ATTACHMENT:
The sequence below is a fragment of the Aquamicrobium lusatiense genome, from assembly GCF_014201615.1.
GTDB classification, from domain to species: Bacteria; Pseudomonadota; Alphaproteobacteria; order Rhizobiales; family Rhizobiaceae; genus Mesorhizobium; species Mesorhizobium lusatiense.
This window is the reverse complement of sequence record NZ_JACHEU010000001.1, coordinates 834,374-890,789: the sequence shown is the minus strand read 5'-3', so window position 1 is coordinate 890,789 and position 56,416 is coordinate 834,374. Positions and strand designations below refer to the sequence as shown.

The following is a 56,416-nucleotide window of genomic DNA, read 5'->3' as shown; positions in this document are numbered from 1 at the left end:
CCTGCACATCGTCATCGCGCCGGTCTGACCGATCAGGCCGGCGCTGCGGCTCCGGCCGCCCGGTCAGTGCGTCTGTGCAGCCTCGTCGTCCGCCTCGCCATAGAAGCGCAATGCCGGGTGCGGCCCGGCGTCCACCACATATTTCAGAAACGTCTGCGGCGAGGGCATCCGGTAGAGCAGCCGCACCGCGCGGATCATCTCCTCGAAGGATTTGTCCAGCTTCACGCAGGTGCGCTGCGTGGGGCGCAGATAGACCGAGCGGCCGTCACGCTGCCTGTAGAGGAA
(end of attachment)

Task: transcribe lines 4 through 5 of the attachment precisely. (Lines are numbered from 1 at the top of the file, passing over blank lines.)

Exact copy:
The following is a 56,416-nucleotide window of genomic DNA, read 5'->3' as shown; positions in this document are numbered from 1 at the left end:
CCTGCACATCGTCATCGCGCCGGTCTGACCGATCAGGCCGGCGCTGCGGCTCCGGCCGCCCGGTCAGTGCGTCTGTGCAGCCTCGTCGTCCGCCTCGCCATAGAAGCGCAATGCCGGGTGCGGCCCGGCGTCCACCACATATTTCAGAAACGTCTGCGGCGAGGGCATCCGGTAGAGCAGCCGCACCGCGCGGATCATCTCCTCGAAGGATTTGTCCAGCTTCACGCAGGTGCGCTGCGTGGGGCGCAGATAGACCGAGCGGCCGTCACGCTGCCTGTAGAGGAA